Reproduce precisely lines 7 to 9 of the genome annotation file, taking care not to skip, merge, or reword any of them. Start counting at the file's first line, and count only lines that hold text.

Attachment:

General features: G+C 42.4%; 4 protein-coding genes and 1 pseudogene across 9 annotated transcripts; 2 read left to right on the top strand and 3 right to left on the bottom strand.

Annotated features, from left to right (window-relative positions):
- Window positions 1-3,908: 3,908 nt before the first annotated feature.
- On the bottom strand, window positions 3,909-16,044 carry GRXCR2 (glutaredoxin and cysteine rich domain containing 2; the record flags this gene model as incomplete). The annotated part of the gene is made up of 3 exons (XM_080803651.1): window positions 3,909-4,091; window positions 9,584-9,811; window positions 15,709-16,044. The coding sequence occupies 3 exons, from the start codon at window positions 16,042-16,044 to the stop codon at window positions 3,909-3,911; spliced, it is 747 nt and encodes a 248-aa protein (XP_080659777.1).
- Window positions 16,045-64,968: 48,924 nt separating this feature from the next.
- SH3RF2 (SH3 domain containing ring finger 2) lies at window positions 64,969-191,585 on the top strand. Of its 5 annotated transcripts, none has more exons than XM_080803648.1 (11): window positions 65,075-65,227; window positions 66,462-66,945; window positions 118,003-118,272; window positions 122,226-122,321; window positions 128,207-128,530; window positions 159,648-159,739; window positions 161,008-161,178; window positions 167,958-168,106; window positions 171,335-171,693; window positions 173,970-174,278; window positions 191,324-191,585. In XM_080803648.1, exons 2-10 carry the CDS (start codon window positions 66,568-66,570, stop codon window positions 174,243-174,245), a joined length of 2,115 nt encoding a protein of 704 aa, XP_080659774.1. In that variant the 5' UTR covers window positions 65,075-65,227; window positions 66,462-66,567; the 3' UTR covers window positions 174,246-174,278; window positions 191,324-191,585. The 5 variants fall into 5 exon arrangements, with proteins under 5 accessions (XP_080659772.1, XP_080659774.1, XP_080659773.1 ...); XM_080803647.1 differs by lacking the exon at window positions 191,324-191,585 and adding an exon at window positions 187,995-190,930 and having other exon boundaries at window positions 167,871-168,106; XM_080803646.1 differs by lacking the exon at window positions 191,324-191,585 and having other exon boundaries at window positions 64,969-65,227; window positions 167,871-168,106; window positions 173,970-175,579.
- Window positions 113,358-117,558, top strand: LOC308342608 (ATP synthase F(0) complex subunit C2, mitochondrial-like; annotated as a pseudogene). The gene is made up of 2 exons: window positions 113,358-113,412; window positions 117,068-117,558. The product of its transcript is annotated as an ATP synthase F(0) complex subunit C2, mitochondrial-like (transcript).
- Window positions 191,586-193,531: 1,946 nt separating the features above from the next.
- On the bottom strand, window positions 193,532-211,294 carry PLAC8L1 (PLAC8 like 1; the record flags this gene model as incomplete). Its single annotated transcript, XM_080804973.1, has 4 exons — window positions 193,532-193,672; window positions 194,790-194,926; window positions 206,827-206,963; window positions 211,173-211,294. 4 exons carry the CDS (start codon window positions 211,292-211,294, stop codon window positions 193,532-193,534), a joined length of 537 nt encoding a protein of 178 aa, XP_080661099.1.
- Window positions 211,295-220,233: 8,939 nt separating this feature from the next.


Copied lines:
- Window positions 113,358-117,558, top strand: LOC308342608 (ATP synthase F(0) complex subunit C2, mitochondrial-like; annotated as a pseudogene). The gene is made up of 2 exons: window positions 113,358-113,412; window positions 117,068-117,558. The product of its transcript is annotated as an ATP synthase F(0) complex subunit C2, mitochondrial-like (transcript).
- Window positions 191,586-193,531: 1,946 nt separating the features above from the next.
- On the bottom strand, window positions 193,532-211,294 carry PLAC8L1 (PLAC8 like 1; the record flags this gene model as incomplete). Its single annotated transcript, XM_080804973.1, has 4 exons — window positions 193,532-193,672; window positions 194,790-194,926; window positions 206,827-206,963; window positions 211,173-211,294. 4 exons carry the CDS (start codon window positions 211,292-211,294, stop codon window positions 193,532-193,534), a joined length of 537 nt encoding a protein of 178 aa, XP_080661099.1.